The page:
At least one of the nearly 150 covid-19 vaccines being tested around the world should be ready by 2021, Soumya Swaminathan, chief scientist at the World Health Organization (WHO), said.
“We can be optimistic that there will be one or more safe and efficacious vaccines by next year,” Swaminathan said in an interview.
She said the WHO has already started discussions with member-countries on a viable framework for “fair distribution of the vaccine”. A vaccine candidate developed in the UK by the University of Oxford is currently at the most advanced stage, with phase-3 trials recently commencing in hospitals in Brazil and South Africa.
Vaccines usually undergo three rounds of testing. The first two trials are typically smaller, testing only for the possibility of adverse reactions, not on efficacy. Phase-3 trials are a lot more difficult, requiring thousands of volunteers to gauge whether the vaccine actually works in the real world.
India’s own vaccine development efforts have come under a cloud of controversy after the Indian Council of Medical Research (ICMR) made a case to get a vaccine candidate ready by 15 August, effectively giving six weeks for clinical trials to test for safety and efficacy. On the feasibility of such a deadline, Swaminathan said: “Trials take time and must be conducted according to well-established regulatory processes.”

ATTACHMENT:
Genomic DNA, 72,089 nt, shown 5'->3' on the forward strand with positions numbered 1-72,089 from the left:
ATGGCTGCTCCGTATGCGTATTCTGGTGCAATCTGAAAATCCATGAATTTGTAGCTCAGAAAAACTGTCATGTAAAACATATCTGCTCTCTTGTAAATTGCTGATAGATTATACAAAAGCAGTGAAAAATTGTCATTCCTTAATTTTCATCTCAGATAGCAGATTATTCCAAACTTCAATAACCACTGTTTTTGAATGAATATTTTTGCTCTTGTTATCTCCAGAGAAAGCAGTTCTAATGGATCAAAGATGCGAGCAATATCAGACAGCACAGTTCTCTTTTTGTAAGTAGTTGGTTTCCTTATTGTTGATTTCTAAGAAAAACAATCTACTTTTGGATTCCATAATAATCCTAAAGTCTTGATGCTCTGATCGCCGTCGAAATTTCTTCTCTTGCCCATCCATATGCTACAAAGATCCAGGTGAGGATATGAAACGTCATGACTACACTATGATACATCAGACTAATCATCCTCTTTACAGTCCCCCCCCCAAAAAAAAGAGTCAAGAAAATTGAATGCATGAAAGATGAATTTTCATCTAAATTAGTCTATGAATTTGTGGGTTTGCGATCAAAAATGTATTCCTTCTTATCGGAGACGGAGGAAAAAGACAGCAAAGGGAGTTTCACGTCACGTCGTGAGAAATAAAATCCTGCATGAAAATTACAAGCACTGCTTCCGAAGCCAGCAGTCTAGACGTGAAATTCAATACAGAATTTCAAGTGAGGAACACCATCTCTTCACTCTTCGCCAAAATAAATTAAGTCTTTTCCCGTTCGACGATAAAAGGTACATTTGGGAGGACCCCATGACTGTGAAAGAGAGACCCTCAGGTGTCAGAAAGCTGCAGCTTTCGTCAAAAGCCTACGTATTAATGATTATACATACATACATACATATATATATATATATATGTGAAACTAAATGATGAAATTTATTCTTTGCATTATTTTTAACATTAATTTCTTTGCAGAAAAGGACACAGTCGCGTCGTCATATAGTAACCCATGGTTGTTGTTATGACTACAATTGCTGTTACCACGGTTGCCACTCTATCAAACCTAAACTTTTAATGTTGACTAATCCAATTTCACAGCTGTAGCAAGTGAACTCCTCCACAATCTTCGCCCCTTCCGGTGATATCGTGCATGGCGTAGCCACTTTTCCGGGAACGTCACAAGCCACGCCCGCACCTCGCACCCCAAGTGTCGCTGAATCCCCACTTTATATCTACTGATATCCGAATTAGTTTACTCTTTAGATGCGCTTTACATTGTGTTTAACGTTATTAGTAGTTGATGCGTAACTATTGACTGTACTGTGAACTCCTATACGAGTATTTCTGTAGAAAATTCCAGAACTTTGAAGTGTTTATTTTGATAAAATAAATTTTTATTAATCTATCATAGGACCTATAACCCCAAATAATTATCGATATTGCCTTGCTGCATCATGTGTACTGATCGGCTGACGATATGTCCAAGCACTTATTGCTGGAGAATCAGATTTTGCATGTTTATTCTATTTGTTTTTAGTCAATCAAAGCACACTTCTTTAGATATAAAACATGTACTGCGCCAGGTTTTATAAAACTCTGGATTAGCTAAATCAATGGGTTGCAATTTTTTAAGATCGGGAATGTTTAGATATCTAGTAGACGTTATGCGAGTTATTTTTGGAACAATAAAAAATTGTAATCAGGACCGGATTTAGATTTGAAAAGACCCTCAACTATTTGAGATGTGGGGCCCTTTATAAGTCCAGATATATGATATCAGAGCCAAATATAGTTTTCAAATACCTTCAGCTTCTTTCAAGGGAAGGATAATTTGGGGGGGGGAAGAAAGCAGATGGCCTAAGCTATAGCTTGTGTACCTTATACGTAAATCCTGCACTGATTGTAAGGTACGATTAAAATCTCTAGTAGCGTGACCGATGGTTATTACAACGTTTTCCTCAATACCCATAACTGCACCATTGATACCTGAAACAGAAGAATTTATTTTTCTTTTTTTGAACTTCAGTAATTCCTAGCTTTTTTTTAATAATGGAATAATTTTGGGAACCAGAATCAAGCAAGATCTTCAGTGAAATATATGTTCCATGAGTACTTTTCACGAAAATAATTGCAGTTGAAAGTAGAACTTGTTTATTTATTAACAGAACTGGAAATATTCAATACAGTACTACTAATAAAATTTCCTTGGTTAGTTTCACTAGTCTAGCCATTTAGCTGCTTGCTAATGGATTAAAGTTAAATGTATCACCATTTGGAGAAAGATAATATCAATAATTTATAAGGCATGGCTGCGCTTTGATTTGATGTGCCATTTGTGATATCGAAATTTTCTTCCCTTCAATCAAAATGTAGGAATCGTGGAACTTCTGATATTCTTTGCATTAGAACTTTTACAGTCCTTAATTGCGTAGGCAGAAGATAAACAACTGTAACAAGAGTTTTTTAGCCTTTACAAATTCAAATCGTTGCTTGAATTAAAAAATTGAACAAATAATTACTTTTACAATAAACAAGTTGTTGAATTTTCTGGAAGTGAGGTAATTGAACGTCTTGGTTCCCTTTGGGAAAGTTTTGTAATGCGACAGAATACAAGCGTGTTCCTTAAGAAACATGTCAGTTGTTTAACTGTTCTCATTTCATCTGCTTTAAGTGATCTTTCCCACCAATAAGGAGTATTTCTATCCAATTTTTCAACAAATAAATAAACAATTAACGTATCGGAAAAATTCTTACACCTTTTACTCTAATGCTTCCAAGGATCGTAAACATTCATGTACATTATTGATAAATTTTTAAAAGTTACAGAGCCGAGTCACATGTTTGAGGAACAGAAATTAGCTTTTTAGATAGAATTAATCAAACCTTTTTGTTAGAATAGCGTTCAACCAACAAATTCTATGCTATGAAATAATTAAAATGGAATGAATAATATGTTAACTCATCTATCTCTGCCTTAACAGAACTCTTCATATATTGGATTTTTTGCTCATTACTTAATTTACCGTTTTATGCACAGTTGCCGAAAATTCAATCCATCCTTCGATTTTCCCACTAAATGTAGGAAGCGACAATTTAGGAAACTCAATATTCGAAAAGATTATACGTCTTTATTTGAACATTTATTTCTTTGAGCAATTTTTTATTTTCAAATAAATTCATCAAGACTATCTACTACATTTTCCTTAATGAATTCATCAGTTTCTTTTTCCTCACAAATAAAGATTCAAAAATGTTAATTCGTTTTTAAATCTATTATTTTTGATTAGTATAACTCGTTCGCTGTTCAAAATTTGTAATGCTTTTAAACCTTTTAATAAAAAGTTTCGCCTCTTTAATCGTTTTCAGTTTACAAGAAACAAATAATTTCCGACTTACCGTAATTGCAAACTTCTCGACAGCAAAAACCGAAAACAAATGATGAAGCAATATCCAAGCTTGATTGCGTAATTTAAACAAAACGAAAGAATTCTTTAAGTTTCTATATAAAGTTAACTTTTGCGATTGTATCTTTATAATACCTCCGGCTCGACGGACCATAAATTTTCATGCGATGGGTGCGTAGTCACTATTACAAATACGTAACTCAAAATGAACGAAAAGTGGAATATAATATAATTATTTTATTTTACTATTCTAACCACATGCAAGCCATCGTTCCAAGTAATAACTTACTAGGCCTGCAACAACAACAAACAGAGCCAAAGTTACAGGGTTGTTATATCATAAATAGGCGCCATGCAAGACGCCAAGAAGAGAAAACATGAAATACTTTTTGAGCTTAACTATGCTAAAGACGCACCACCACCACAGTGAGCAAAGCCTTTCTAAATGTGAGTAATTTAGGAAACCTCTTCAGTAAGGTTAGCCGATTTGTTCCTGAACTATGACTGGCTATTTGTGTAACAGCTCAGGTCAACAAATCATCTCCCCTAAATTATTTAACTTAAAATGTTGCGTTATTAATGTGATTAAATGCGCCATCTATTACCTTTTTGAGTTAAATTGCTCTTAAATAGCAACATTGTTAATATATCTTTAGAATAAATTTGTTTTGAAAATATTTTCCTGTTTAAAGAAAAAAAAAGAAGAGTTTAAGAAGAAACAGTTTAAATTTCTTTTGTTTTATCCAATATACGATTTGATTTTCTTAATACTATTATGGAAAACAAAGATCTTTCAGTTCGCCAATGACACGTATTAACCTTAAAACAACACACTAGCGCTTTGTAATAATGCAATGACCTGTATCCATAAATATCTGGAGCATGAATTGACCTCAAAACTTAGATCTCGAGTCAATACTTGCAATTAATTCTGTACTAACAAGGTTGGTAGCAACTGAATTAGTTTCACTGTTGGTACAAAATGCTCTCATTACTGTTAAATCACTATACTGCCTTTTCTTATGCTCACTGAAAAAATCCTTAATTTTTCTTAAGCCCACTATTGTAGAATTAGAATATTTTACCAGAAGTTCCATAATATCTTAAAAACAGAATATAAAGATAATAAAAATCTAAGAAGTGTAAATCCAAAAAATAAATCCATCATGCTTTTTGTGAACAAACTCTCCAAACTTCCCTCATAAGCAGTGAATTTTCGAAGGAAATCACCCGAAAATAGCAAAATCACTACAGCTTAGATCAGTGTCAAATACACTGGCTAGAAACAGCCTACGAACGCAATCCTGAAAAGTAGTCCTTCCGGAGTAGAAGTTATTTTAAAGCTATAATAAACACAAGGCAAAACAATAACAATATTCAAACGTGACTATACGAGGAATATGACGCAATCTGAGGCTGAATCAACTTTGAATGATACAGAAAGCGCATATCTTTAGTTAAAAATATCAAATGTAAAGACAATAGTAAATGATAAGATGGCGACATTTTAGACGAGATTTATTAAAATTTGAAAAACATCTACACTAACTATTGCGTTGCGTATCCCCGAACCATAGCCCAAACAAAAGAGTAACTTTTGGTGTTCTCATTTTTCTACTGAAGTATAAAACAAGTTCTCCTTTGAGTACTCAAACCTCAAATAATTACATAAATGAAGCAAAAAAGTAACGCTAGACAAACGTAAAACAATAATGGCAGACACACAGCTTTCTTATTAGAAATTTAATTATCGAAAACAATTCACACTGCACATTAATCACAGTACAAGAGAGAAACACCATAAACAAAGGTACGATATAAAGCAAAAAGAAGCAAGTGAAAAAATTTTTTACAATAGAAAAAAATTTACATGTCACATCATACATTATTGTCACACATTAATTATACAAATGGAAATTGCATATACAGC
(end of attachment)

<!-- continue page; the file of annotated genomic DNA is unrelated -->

The WHO will be closely monitoring the phase-3 results of all vaccine trials, she said, because it is possible that some vaccines may be more suitable for one age group, or one type of population group than others. “The WHO, through its expert committees, has put forward criteria for selection of vaccines for further development,” she said.
Until an effective vaccine is identified, treatment options for those who are in hospitals will remain critical, and it is fairly clear that several re-purposed drugs which were initially widely used—like hydroxychloroquine and HIV drug Lopinavir—aren’t effective on hospitalized covid-19 patients, Swaminathan said.
“Remdesivir seems to reduce the duration of hospitalization, but its impact on lowering mortality is yet to be established. The efficacy of Favipiravir has also not been established, and, furthermore, it can be teratogenic (may cause birth defects) and must be used with caution.”
For the subset of covid patients who are hospitalized and require treatment, a broad scientific consensus seems to be emerging about the likely mortality or death rate. At a research and innovation forum held at WHO last week, Swaminathan said actual covid cases at any point are roughly 10 times the officially recorded figure and the overall death rate is 0.6%. With India’s recorded covid caseload at over 700,000, that would put the actual death toll at 42,000, more than double the officially recorded number of around 20,000.
Most countries are not able to report deaths accurately in real-time, she said, and India may well be missing some covid-related deaths. “We will have to wait for several months to know the true death count.”